August 30, 2014

What Can An Estate Plan Do For You?

When a person dies without having a valid estate plan in place, his or her property passes by what is called “intestate succession” to heirs according to state law. In other words, if a person doesn’t have a will, the state will make one for him or her. However, this generic default can differ dramatically from what the person actually would have wished for their belongings and loved ones. Even when it is known by all involved what the person “would have wanted,” no exceptions are made where no valid will exists. Nor are there any exceptions made based on need, hardship, or special circumstances.

Here are some benefits of proper planning:

1. Retaining Control Over Your Estate:
If you plan your estate, you will be able to choose who receives which asset from your estate. You will also be able to select the persons who administer your estate. Choosing competent and trust-worthy executors/trustees and giving them the necessary authority will save money, reduce the burden on your survivors, and simplify administration of your estate. It also will reduce a court’s involvement and will avoid arranging and paying for a bond, which may be denied to applicants who are not credit worthy.

2. Continued Parenting:
If you do not want your children to get all of their inheritance at 18 but you want them to get a portion of it when they accomplish certain goals (like graduating from college, getting a job in their major, starting a business) you can get a trust drafted to put conditions on the timing of the receipt of their inheritance. This way you create incentives for your children to be successful in life – even in your absence.

3. Funeral Pre-planning to Ease the strain on your family:
Many people take a burden from their grieving survivors and plan their funeral arrangements when planning their estate. Or you may simply want to limit the expense of your burial or designate its place. You also can provide for your body to be cremated or given to medical science after you die.

4. Avoid Family Conflicts, Confusion, and Unfairness:
Many individuals have complicated family dynamics in which members of the same family do not get along or have resentments. Often, it is the person who passes away who is the “peacemaker” in the family or the “glue” that keeps relatives together. This situation only worsens when the peacemaker passes away – family members may fight over the possessions or feel that their loved one’s wishes are not being carried out. Estate planning is a common sense way to minimize this friction because everyone can be very clear – even ahead of time – of the wishes of the peacemaker for the fate of his/her belongings.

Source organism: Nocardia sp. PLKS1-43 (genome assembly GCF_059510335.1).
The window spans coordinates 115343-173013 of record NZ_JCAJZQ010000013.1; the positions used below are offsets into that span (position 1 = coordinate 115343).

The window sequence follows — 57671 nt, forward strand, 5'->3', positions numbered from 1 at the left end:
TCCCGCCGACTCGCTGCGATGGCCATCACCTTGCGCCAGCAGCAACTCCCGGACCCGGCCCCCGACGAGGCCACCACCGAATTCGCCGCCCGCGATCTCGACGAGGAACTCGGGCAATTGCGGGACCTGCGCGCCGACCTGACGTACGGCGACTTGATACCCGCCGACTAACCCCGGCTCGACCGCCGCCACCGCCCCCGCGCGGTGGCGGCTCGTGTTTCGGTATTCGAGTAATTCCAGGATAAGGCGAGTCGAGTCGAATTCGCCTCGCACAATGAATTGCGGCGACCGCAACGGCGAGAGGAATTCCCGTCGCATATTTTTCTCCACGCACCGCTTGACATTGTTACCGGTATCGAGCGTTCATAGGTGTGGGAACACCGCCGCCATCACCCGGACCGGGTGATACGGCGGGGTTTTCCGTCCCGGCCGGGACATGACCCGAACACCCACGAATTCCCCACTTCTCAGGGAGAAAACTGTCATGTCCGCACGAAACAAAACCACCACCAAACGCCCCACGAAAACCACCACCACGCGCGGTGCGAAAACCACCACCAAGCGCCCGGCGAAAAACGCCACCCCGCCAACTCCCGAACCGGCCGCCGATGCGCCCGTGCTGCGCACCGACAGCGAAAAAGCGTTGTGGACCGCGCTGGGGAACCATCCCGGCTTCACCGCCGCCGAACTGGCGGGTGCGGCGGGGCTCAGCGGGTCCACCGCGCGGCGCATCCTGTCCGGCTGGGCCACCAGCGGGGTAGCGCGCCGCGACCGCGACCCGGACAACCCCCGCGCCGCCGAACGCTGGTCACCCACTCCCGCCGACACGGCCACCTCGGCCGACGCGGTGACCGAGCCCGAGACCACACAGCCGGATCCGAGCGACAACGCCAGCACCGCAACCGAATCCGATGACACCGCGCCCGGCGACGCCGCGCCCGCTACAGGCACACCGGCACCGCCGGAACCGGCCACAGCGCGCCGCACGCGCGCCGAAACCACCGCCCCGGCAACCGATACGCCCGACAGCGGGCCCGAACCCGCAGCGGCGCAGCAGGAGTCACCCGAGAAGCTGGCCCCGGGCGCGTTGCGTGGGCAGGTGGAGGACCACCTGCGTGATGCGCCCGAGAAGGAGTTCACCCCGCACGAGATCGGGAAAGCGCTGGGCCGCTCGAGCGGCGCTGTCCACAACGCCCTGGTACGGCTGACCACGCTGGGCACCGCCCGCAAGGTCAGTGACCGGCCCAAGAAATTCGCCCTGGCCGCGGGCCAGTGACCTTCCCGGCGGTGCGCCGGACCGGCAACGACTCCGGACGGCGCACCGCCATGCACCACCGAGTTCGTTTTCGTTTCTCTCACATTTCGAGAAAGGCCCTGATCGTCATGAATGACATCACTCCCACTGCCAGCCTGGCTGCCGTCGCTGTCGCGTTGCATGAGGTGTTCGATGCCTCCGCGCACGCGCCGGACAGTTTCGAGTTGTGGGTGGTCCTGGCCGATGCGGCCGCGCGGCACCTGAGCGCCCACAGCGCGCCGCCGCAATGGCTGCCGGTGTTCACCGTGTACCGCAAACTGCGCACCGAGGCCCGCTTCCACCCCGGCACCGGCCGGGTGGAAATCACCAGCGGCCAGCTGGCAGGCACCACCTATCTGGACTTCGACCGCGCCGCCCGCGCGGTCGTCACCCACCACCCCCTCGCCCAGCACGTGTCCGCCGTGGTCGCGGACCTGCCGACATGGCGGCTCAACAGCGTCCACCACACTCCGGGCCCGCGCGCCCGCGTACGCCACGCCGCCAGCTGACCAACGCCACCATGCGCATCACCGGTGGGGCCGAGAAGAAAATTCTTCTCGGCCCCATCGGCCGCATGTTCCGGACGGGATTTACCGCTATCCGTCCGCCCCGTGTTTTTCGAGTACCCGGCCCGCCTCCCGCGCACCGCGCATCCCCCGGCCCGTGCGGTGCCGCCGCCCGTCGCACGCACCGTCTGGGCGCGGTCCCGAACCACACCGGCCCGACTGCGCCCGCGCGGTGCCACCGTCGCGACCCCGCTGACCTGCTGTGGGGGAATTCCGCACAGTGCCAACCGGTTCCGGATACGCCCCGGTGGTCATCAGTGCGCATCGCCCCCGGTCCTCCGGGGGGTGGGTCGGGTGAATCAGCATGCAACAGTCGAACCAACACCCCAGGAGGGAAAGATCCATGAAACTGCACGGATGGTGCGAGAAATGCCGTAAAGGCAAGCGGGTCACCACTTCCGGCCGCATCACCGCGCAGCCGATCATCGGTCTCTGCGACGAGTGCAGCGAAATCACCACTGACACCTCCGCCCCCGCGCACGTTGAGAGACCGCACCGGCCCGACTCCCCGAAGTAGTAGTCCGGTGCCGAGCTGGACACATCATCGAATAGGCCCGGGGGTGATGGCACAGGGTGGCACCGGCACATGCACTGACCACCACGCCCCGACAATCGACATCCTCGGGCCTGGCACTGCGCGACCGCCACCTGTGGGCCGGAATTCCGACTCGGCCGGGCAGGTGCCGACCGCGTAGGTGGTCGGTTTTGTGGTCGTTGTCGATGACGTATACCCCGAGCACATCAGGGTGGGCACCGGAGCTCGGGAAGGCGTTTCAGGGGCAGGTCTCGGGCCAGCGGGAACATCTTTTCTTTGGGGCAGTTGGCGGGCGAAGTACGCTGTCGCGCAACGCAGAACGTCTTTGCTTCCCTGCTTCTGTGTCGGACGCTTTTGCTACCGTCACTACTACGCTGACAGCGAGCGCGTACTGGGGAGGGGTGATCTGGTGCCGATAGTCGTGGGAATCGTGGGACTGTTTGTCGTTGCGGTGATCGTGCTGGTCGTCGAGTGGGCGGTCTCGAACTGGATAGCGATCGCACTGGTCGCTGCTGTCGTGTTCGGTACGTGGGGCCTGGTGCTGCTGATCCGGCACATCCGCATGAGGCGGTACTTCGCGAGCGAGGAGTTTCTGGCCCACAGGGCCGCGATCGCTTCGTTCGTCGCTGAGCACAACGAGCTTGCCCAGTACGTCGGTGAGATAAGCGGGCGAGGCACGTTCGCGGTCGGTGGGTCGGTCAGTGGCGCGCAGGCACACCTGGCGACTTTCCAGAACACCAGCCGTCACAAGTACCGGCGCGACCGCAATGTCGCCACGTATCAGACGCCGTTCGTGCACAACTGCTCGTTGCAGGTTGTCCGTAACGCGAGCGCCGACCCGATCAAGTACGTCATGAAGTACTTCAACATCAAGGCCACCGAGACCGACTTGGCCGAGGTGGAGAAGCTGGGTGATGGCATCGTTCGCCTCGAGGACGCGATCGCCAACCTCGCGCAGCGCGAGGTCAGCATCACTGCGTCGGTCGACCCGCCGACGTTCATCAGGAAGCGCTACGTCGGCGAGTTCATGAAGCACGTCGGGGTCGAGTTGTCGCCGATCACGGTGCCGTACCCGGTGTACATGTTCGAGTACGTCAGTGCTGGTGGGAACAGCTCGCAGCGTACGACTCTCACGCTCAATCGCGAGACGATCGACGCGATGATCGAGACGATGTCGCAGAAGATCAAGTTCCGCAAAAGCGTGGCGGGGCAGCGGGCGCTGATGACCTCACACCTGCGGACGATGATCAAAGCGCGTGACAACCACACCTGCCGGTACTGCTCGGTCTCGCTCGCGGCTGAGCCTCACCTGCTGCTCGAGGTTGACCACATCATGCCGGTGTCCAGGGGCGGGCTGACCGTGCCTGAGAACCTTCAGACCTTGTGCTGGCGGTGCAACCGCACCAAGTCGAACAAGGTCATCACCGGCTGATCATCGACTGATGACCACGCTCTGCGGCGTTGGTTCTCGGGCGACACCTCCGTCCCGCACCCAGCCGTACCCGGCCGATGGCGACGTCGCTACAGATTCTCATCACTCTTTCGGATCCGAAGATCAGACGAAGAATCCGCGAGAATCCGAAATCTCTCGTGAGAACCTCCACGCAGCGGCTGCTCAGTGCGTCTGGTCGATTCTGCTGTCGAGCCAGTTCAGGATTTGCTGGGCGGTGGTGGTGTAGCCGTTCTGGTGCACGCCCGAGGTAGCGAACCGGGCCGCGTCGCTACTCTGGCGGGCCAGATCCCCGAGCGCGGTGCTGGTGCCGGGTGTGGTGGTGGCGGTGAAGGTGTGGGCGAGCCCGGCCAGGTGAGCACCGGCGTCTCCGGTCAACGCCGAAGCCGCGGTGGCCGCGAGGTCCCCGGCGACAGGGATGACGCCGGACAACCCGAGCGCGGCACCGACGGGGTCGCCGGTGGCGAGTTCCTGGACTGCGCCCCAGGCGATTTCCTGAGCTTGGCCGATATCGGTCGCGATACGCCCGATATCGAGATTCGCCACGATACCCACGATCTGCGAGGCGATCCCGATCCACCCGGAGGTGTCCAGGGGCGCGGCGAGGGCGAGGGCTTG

5. Prepare for Your Incapacity:
During estate planning, most people also plan for possible temporary or permanent mental or physical incapacity. This planning is especially important for single people, parents, and those who live an alternative lifestyle.

Living wills and durable health-care powers of attorney enable you to decide for yourself who can visit you in the hospital and who should make decisions for you about medical treatment. Otherwise, should you become incapacitated; you are left to the wisdom of the Clerk of Court and the legal system to appoint a guardian.

Additionally, disability insurance can protect you and your family if you should become disabled and unable to work.

6. Provide for Your Relatives who need help or guidance:
Do you have family members whose lives might become more difficult without you, such as an elderly parent, disabled child, niece, nephew, or a grandchild whose education you want to help fund? You could establish a trust fund for family members who need support that you won’t be there to otherwise provide.

7. Prevent an Expensive Probate:
Everyone wants to keep the cost of transferring property to beneficiaries as low as possible, which leaves more money for the beneficiaries. A full blown probate includes the costs of fiduciary fees, attorney fees, bonding fees, and court costs. These costs can add up to be a large percentage of your estate. Good estate planning can reduce these expenses significantly.

8. Transfer your property to beneficiaries quickly:
You want your beneficiaries to receive the property you’ve left them without months or years of lag time. There are several options and estate planning tools available which could avoid or greatly ease the pain of probate. Learning about and utilizing these options now means your loved ones need only later use simplified or expedited probate.

9. Benefit Your Church or other Charitable Cause Close to Your Heart:
Your estate plan can help support religious, educational, fraternal, and other charitable causes, either during your lifetime or upon your death, and at the same time take advantage of tax laws designed to encourage private philanthropy. This can not be done without estate planning.

10. Reduce taxes on your estate:
Every dollar your estate has to pay in estate or inheritance taxes is a dollar that your beneficiaries won’t get. A good estate plan can give the maximum allowed by law to your beneficiaries and the minimum to the government.

11. Make sure your business goes on smoothly:
If you have a small business, the operation might be thrown into chaos upon your death. You can provide for an orderly succession and continuation of its affairs by spelling out what will happen to your interest in the business. This is called Business Succession Planning.

12. Asset Protection:
Irrevocable Trusts allow a person to transfer certain assets in order to protect them from estate taxes and certain creditors. This way you leave a bigger estate behind.

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